Mathematician, astronomer, philosopher, poet (B. Nishapur, / Persia, 18th May 1048 – D. Nishapur 4th December 1131) He was a well-known mathematician, scholar and poet from Persia under the Seljuk rule. Even though available knowledge about his life is not reliable, the importance of those sources should not be underestimated. Omer Khayyam’s full name was Giyaseddin Ebu'l Feth Bin İbrahim El Hayyam and he was the son of a tentmaker. His byname, meaning tentmaker, was derived from his father’s profession. His family was from the Town of Nishapur or from its vicinity. He was already famous as mathematician when he was invited, by Malik-Shah I, to work together with Abu el-Muzaffar İsfizâri and Maymûn b. Nacib el Vâsiti in readjustment of Persian Calendar in 1074-75. He was regarded as the greatest polymath of the East after Avicenna while he was still alive. It was said that Omar Khayyam, who had important works on medicine, physics, astronomy, algebra, geometry, higher mathematics and poetry, knew all the learning of his time. Unlike everyone, he didn’t put down most of his works on paper, yet he was the real inventor of the most of theorems we heard of today.
After he completed his education, he wrote Cebir Risaliyesi (al-Cebir) and Rubaiyat, which brought his reputation up to today, in Samarkand. Three famous people of that era, Nizam al-Mulk, Hasan-i Sabbah and Omer Khayyam came together in that city. Malik-Shah I, the Padishah of that era, trusted his vizier Nizam al-Mulk , whose name meant good order of the kingdom and who lived fulfilling his name, very much. Nizam al-Mulk, who met Omer Khayyam in Samarkand, first invited him to Isfahan. When they met there, he spoke of the kingdom and he asked Omer Khayyam to help him make his dreams about the kingdom come true. Yet, Omer Khayyam didn’t want to involve in the state affairs and he rejected him. He wanted to stay away from tricks in the palace until his death and he moved to Samarkand, Bukhara and Isfahan, which were the centers for science of that era, to expand his knowledge. He died on 4th December 1131 in Nishapur where he was born.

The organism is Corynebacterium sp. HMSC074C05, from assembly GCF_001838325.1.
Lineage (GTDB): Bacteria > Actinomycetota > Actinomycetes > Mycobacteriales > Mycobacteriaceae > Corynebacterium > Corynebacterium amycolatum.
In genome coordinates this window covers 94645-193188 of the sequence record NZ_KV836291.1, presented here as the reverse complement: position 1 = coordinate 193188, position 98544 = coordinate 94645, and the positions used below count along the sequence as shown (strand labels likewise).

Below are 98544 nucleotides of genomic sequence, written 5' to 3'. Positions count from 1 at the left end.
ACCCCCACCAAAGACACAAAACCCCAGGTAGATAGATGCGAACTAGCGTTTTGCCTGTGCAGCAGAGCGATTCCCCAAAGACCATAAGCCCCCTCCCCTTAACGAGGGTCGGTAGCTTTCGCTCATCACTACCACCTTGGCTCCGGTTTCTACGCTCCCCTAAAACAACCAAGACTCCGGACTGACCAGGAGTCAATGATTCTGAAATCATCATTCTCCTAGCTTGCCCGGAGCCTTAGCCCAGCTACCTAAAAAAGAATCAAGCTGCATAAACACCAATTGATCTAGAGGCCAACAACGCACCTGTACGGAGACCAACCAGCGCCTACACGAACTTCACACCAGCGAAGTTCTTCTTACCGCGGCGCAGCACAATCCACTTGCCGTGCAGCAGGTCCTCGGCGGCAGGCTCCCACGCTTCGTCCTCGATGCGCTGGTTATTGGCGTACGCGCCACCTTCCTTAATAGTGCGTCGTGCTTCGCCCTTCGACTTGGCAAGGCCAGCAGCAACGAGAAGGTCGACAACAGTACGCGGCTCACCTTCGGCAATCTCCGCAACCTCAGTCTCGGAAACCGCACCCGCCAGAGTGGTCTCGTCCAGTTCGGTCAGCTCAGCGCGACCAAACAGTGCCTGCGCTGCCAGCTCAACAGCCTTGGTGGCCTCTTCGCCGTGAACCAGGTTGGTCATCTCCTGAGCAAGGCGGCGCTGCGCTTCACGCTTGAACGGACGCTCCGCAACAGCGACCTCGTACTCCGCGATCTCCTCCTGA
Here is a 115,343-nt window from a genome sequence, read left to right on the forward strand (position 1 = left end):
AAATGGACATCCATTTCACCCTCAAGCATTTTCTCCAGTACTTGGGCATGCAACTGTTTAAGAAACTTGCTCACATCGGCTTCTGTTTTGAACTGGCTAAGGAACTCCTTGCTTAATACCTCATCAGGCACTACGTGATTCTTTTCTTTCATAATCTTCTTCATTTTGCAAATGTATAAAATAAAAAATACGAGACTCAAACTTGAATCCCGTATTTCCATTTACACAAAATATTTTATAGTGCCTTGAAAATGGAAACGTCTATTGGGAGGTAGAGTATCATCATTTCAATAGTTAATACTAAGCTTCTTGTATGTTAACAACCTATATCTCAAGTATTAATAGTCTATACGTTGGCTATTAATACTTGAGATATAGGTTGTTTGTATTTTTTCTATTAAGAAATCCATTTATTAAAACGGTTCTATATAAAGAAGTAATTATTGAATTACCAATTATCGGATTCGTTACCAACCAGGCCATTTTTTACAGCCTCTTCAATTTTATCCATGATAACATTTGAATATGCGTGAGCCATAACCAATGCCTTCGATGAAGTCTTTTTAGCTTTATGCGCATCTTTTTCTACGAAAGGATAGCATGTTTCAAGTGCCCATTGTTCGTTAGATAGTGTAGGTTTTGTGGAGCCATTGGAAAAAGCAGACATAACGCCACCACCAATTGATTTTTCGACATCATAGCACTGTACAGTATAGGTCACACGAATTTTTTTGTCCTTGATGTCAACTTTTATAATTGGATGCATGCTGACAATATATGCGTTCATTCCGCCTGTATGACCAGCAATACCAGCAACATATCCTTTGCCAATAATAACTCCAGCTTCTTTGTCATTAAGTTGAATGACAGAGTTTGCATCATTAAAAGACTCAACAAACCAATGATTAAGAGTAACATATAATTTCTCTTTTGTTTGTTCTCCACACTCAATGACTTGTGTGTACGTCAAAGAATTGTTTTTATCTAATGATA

Omer Khayyam, well known in the world of mathematics for his works on Euclid’s parallel postulate, is also famous as the poet of Rubaiyat in our country and in the Western world with the interpretation of Fitzgerald (1859). Interest in Khayyam is highly intense. For instance, having submitted intellectual and artistic achievement of Persian culture in his study called History of Western Philosophy; Bertrand Russell spoke highly of Khayyam and regarded him as “the sole person he knew as both mathematician and poet.” The reprints of Omer Khayyam’s works in recent years have confirmed the importance of his mathematical studies. Currently, his mathematical works are reviewed in three categories. 1) Formulation of basic algebraic geometry, 2) Studies on theory of proportionality, 3) Studies on theory of parallels. Thanks to the new findings mentioned above, it was understood that Omer Khayyam’s mathematical works were far more important than it had been thought before. United Nations Educational, Scientific and Cultural Organization (UNESCO), arranged an international colloquium in 1999 to celebrate Khayyam’s achievements and decided to print Khayyam’s important mathematical works. Within the scope of UNESCO’S project called “Beyt-ül Hikme” Roshdi Rashed, a well-known Egyptian historian of science, who lives in Paris and Bijan Vahabzadeh, who is known for his doctorate on Omer Khayyam, took on the task of critical edition of Khayyam’s important manuscripts about mathematics, some of which were known and some not known then. That critical edition was first printed in French and then in English.
Even though the information about Khayyam’s life is very limited, it is known that he left a certain number of philosophic works behind. Khayyam is also matched with a Persian poet of Rubaiyat, who was an incognito but well respected. The question of who wrote Rubaiyat raised issues between historians and historians of mathematics.